Elle Magazine

'The Producer,' May 2004

Art and science intersect at plastic surgeon David Hidalgo's office on Manhattan's Park Avenue. Eva Chen gets his prescription for eternal youth.

The latest designer handbag may be recognizable from 50 yards, but according to plastic surgeon David Hidalgo, MD, the results of “designer” plastic surgery should be almost invisible. “Skillful surgery doesn't stand out,” he says. “It blends in.” And while the “natural look” might seem oxymoronic in the world of Extreme Makeovers, it's the focus of Hidalgo's career. A former chief of plastic surgery at Memorial Sloan-Kettering Cancer Center in New York City, he invented new reconstructive surgery techniques (which now serve as the benchmark) to help patients look more like their former selves. Currently in private practice (and a clinical professor of surgery at Cornell University), Hidalgo continues to work wonders. “Everyone's different,” he says. “When patients ask me to make them look like someone else, I offer them an alternative—to look like themselves but better.”

How has the field of aesthetic surgery changed?

There's been a shift from overdoing it—third-time face-lifts, whole-body liposuction—to using techniques that are as low-maintenance as possible. My newest procedure removes the tiny, peanut-size muscle between the eyebrows so that wrinkles never form there—like permanent Botox. To save the patient time, money, and stress, I'll perform two procedures—like blepharoplasty [eyelid surgery] and lower-body liposuction—at once. To avoid the obvious breast implant look, I'll use saline breast implants under muscles, instead of above.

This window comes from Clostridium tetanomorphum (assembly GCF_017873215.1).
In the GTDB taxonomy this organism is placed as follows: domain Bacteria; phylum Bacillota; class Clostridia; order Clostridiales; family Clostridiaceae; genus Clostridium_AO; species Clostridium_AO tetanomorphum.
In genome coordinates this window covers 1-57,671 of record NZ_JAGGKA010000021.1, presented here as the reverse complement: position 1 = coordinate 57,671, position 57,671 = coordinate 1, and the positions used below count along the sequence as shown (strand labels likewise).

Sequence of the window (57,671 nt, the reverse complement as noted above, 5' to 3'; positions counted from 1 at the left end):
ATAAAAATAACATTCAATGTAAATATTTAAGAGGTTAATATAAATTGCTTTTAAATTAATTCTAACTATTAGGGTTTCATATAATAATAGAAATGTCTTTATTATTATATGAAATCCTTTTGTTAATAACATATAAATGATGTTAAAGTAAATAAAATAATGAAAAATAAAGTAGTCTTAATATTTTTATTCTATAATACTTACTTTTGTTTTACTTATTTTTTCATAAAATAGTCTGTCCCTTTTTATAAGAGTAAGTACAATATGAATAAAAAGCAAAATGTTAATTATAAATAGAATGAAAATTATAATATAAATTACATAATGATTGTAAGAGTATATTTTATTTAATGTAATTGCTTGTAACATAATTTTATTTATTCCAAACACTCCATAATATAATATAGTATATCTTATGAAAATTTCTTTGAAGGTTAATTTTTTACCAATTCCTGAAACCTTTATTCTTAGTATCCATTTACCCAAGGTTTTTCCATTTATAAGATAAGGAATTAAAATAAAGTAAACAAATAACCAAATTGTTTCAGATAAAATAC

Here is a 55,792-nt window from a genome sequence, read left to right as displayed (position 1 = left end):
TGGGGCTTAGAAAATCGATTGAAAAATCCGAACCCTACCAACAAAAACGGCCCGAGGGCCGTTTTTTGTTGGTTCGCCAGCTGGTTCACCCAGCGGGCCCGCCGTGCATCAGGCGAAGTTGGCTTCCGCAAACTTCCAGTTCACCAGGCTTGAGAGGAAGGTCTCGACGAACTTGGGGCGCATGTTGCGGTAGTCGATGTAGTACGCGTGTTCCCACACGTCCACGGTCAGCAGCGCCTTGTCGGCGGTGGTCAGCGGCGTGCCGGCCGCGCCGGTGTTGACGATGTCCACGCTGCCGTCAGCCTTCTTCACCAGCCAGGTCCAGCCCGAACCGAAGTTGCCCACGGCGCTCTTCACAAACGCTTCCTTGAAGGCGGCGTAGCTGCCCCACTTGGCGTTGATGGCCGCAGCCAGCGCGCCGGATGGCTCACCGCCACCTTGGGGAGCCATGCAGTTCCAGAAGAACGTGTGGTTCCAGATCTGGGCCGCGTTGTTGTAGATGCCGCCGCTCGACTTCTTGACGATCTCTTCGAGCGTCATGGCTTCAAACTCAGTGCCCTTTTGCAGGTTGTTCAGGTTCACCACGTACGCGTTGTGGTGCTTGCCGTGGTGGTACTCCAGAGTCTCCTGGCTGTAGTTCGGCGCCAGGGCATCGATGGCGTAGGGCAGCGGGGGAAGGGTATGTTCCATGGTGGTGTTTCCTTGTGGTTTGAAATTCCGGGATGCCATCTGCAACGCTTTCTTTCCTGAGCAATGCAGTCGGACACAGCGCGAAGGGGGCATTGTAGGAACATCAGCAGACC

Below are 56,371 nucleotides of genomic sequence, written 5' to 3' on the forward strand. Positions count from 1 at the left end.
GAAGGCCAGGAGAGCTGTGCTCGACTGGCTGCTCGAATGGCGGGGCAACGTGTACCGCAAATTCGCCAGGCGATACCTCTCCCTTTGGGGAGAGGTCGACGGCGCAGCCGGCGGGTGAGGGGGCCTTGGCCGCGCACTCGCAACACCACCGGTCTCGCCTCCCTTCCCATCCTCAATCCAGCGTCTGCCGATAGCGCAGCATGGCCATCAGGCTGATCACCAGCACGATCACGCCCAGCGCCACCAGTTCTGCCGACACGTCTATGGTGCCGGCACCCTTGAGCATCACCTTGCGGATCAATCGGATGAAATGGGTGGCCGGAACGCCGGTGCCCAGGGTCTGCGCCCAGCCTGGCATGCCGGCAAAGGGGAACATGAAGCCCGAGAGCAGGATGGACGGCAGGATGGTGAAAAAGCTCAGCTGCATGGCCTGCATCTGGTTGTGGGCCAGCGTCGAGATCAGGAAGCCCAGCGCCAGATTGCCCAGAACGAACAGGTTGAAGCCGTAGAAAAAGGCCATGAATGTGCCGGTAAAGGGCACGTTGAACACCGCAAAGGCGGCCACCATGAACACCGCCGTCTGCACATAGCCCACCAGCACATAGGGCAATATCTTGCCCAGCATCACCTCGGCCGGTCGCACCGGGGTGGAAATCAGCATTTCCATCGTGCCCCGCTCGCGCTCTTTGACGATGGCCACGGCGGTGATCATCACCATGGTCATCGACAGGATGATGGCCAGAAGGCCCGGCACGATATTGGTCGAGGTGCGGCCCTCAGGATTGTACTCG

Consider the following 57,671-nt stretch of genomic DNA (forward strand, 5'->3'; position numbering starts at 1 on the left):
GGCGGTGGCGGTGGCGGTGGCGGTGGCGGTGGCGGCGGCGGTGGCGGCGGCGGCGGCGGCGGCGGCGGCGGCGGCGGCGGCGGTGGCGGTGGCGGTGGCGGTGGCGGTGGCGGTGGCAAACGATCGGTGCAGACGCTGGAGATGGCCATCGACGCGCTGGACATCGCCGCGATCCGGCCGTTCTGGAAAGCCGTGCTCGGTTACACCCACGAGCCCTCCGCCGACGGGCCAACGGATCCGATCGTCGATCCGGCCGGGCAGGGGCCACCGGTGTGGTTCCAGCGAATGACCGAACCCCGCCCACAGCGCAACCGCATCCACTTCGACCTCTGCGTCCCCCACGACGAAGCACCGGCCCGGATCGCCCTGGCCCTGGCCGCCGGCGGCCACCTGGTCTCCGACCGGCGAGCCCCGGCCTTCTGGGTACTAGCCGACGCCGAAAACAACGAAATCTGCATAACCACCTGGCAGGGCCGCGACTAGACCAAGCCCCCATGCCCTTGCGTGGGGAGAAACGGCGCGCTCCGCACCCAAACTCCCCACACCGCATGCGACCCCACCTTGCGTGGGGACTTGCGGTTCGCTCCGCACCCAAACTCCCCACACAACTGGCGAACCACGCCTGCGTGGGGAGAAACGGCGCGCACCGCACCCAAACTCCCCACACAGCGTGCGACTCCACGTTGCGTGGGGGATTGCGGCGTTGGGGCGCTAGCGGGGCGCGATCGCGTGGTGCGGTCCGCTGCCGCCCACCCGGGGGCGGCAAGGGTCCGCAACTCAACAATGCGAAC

What procedure has the most impact?

If it's just a change you're after, a haircut can take care of that. But if you need surgery—if everyone tells you that you look tired even when you've had 10 hours of sleep—blepharoplasty can take years off. When the eyes look young, the whole face is radiant.

Are there any age limits?

I'll occasionally see a woman in her mid-to-late-thirties who asks for a face-lift. But the mid-to-late-forties is both the minimum—and the best—age to have one done. It's before most of the sagging and drooping occurs, so skin is in its best condition. And I've found that a face-lift in your forties can delay the need for any other work.

What can women do to postpone plastic surgery?

People who limit the use of their facial muscles by not smiling or frowning will probably never require surgery. But that's not exactly practical for real life. Not smoking and limiting sun should be common sense by now. If you haven't seen a dermatologist, make an appointment. She will tell you what kind of skin care you should be using, how often to exfoliate, and whether you need chemical peels—all of which keep you looking younger longer.

Which procedures are overhyped?

Women are always looking for the next hot treatment, so often they'll undergo procedures—like Endermologie, thermage, and fat grafting—that have a minimum of scientific research behind them and no proven long-term results.

How can women learn what's best for them?

Not everyone who needs a face-lift will need the same face-lift. Before any procedure, visit at least three surgeons for consultations to get a better idea of what's out there. Sometimes, a touch of Botox or laser resurfacing is all that's necessary.

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